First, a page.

Chief Justice of India Altamas Kabir on Saturday expressed concern over the falling standards of the legal profession and said the weaknesses in it needs to be rectified.
“Look at the standards that we have set for ourselves. How far have we been able to maintain them? How far have we been able to maintain during the fifty years these standards, these values? There are many reasons for the falling standards,” the CJI said at the golden jubilee celebrations of the Bar Council of India (BCI).
“Lawyers are sometimes not fully and adequately ready during matters of the court and these are weaknesses that need to be rectified. Etiquettes and manners can make a world of difference,” he said.
Speaking on the occasion, Attorney General G E Vahanvati said there was a need to do away with distinction made between lawyers of the trial court and higher courts in designating them as senior advocates.
“We have to recognise the diversity of the Bar. Though the Advocates Act provides for designation of senior advocates, this distinction appears to be reserved only for those who practice in the higher judiciary. Section 16 of the the Act which provides for designation of senior advocates does not make any such distinction.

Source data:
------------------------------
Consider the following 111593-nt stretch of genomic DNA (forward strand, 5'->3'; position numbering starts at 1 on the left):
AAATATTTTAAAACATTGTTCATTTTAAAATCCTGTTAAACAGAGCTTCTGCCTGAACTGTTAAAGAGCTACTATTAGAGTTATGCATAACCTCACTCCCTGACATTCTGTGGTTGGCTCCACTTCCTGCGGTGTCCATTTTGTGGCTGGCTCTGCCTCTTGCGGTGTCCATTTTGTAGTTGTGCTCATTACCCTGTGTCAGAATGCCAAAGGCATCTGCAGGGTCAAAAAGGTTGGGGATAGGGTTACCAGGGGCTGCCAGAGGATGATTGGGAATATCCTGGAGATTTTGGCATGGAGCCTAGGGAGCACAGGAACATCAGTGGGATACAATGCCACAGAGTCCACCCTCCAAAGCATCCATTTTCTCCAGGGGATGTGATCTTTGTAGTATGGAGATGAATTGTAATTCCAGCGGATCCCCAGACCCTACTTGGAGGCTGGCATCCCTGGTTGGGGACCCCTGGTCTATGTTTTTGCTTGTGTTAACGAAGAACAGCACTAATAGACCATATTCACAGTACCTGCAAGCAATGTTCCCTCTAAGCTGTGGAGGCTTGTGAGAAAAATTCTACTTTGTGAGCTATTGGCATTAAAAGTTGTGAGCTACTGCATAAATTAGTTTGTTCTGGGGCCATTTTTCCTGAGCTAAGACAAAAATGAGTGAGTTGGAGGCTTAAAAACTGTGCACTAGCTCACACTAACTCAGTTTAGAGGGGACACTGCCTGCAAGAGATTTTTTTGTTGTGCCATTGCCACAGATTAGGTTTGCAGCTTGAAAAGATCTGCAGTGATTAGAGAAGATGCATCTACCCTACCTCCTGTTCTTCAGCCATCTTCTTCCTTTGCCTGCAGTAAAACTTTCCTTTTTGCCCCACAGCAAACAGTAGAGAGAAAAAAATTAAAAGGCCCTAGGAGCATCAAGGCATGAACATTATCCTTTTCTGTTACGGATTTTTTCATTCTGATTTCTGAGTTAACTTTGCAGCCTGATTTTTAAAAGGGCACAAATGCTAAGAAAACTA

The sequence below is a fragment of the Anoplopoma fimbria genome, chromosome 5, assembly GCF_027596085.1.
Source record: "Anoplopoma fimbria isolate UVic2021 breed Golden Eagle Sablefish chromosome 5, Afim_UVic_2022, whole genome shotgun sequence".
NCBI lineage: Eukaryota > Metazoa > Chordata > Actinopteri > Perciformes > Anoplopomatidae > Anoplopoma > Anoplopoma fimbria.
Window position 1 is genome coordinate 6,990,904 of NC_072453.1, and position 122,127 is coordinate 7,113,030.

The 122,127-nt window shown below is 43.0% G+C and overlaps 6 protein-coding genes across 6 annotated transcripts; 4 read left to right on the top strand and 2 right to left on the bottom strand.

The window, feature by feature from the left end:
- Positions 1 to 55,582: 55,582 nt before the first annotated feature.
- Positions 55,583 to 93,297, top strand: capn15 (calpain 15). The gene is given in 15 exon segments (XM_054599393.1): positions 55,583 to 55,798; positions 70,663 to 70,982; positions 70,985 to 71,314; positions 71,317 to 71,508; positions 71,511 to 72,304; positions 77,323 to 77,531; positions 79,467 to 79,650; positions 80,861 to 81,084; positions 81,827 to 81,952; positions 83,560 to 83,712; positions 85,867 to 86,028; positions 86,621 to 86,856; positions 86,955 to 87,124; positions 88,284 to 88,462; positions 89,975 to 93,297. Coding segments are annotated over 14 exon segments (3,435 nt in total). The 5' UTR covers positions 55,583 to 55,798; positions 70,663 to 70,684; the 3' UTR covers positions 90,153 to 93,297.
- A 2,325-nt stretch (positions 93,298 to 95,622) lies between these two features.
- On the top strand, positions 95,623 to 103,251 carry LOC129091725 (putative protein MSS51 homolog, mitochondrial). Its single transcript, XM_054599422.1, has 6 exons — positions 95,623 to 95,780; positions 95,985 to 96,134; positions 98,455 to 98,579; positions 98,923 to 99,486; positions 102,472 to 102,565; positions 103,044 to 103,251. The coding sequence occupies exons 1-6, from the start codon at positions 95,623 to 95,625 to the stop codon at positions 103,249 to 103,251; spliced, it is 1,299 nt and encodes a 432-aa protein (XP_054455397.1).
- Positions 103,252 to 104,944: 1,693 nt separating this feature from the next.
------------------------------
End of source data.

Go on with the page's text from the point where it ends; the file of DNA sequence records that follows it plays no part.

“Why is it then that it has not been thought necessary to acknowledge the contribution of outstanding lawyers of the district courts who are equally good if not better and equally thorough and equally respected as those given the distinction of senior advocates,” Mr. Vahanvati said.
The CJI also spoke about the arrears of cases and stressed the need for adopting the alternative dispute resolution mechanism, like lokadalats and mediation for settling the disputes.
“Today dockets of the court are quite difficult to manage. Maybe there are various reasons for it. One is rising population, then the number of cases are increasing. This is bound to happen,” he said.
Justice Kabir said there was need to adopt the model of primary health centres to reach the doorstep of villagers for providing them with justice and asked the BCI and State Bar Councils to increase awareness among the rural masses.
“There is need to work towards setting up legal aid centres in the rural and outlying areas on the lines of primary health centres. These centres would not only increase awareness among the people, but would also provide them with means for dispute resolution through mediation and lokadalats,” he said.
Further, he appreciated the introduction of mobile vans to dispense legal aid to the poor at their doorstep.
“These are things that the BCI must indulge in,” the CJI said and called lawyers to brace itself for the changes coming up with the introduction of Internet and globalisation.
He also welcomed the student exchange programmes with foreign universities proposed by BCI Chairman Manan Kumar Mishra, as absolutely necessary.
“Try to learn from others who also want to learn from us” he said.